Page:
Q: Is there a difference between running and lifting weights to help lose weight?
We’ve all heard it before. Weight loss is a simple formula of calories in vs. calories out. All diet trends aside – low carb, gluten free, paleo, low fat, etc. – this formula does actually ring true. A well designed plan for weight loss will include diet (calories in) and exercise (calories out). One pound is approximately 3,500 calories so to lose one pound per week, you need to create a deficit of 500 calories per day. There are a few different ways to create this deficit. This can be accomplished either by eating fewer calories or burning more calories through exercise. As a cardiopulmonary rehabilitation therapist, I will always advocate for the latter. Exercise can and should be fun, with benefits that go far beyond weight loss and maintenance. Let’s take a look at the two different types of exercise and the benefits of both.
Strength Training, also known as weight training or resistance training, is exercise that creates muscular contraction to build strength, endurance, and muscle size. There are many benefits to this type of exercise, including:
• Improved skeletal muscle strength
• Improved endurance
• Increased muscle mass, bone density, and connective tissue thickness
• Improved joint function and flexibility
• Improved posture
• Decreased risk of injury
Ideally, strength training should be performed on non-consecutive days at least twice a week. A variety of equipment can be used such as machines, dumbbells, bands or you may simply use your own body weight. It is recommended to do 8-12 repetitions of 1-3 sets. Strength training will also help increase your muscle mass which will in turn help your body burn more calories.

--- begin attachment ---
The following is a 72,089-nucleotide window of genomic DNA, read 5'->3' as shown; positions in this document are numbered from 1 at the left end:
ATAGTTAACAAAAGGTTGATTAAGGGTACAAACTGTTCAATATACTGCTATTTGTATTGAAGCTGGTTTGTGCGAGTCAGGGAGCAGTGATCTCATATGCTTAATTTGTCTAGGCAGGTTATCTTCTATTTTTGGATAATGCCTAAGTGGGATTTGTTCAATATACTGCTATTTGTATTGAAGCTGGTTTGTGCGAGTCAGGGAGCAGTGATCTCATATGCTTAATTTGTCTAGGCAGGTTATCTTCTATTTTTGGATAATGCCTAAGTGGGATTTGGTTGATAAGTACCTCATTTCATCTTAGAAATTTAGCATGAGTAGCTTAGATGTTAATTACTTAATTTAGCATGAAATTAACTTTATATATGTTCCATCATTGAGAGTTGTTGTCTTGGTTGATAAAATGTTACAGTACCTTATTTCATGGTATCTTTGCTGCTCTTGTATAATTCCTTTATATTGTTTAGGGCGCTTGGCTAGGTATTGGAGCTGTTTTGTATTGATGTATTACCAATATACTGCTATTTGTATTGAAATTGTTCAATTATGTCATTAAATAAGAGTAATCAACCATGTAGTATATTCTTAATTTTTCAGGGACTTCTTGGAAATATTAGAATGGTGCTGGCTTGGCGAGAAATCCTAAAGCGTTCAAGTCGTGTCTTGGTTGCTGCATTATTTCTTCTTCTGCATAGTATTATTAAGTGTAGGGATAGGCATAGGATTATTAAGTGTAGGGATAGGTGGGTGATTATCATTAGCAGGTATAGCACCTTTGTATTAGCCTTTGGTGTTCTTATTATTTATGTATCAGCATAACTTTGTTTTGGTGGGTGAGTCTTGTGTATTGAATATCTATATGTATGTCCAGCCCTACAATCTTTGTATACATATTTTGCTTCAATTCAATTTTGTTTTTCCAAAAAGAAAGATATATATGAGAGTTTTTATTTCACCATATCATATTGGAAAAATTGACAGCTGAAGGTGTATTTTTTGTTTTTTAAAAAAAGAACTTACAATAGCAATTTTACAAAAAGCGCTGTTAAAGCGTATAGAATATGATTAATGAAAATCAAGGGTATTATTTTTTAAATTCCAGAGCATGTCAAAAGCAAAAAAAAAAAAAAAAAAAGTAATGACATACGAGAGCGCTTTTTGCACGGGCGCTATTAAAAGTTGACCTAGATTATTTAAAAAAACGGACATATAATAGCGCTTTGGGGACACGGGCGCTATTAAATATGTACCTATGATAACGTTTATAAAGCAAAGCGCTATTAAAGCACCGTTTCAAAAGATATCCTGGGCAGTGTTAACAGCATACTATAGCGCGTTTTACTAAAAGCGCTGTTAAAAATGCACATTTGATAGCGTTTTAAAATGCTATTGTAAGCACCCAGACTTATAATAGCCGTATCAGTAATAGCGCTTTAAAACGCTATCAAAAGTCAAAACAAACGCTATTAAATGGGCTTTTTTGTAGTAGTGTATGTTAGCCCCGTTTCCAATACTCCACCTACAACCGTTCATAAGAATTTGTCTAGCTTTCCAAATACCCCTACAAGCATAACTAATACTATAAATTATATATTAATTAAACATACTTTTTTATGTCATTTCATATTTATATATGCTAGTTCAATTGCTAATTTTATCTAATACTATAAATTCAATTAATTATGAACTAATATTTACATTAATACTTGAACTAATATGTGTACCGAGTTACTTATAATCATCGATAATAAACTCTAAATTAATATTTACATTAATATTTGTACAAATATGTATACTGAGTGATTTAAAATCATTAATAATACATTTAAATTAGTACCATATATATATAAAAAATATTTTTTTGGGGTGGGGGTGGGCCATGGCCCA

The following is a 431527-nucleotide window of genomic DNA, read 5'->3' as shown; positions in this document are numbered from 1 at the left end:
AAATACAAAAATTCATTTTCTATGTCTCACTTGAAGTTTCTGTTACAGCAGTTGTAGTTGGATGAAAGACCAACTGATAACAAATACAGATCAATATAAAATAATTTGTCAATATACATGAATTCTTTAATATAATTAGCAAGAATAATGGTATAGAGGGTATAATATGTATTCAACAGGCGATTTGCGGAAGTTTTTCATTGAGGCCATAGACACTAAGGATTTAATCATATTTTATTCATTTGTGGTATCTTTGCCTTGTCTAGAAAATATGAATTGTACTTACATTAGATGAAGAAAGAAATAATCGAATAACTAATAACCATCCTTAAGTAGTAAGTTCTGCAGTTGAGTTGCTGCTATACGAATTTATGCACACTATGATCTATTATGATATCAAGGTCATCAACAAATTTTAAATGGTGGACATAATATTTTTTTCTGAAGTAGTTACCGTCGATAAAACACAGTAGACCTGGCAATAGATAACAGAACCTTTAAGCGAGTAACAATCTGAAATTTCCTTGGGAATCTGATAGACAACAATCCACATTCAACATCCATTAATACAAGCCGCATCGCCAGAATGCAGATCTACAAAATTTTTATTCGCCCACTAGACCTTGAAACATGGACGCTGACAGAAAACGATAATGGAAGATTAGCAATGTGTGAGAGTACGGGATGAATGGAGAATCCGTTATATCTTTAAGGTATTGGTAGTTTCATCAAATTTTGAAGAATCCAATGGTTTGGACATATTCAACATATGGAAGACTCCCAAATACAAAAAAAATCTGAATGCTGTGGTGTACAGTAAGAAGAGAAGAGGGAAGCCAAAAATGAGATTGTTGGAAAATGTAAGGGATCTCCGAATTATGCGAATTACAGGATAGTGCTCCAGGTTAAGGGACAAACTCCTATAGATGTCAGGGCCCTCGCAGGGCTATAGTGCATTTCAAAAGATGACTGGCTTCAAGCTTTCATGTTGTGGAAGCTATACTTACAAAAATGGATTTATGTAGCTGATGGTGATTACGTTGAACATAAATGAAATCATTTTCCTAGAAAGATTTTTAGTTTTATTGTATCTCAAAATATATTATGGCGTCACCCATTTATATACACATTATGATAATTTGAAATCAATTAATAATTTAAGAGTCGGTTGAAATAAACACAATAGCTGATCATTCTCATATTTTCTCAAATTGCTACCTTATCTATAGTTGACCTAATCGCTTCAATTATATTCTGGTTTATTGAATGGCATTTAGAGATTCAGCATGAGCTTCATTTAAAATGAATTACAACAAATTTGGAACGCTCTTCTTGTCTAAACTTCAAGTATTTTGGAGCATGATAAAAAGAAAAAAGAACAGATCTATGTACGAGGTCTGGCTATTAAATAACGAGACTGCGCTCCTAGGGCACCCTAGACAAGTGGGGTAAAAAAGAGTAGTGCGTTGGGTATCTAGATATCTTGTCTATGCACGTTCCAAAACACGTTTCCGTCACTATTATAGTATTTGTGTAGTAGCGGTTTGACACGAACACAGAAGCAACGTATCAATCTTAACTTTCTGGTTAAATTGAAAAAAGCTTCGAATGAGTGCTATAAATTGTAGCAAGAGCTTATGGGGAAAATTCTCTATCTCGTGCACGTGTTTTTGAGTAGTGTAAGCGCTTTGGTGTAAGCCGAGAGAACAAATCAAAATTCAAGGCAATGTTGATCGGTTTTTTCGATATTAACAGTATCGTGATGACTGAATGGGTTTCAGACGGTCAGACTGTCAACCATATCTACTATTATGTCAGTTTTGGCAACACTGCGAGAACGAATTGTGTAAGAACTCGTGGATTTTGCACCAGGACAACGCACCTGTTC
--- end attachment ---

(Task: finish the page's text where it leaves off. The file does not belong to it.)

Cardiovascular Exercise, also known as aerobic exercise, is movement that increases the heart and respiratory rate, and increases the blood and oxygen flow throughout the body. Some of the many benefits of cardiovascular exercise include:
• Increased heart muscle strength
• Improved cholesterol
• Stress reduction
• Lowered blood pressure
• Mood and self-esteem boost
• Weight control
• Improved sleep
When possible, cardiovascular exercise should be performed most days of the week. Walking is the cheapest and easiest way to get started. If you’re just starting out, try just 5 to 10 minutes of exercise 3 times per week and build up to 30 minutes 5 times per week. A good goal to aim for is 150 minutes of moderate exercise (walking), or 75 minutes of vigorous exercise (jogging) each week. Of course there are many other fun and beneficial ways to get in that cardio. Choose something you enjoy and try to get friends or family to join you!
Annie Bennett, Sr EP, MS
Supervisor Cardiopulmonary Rehab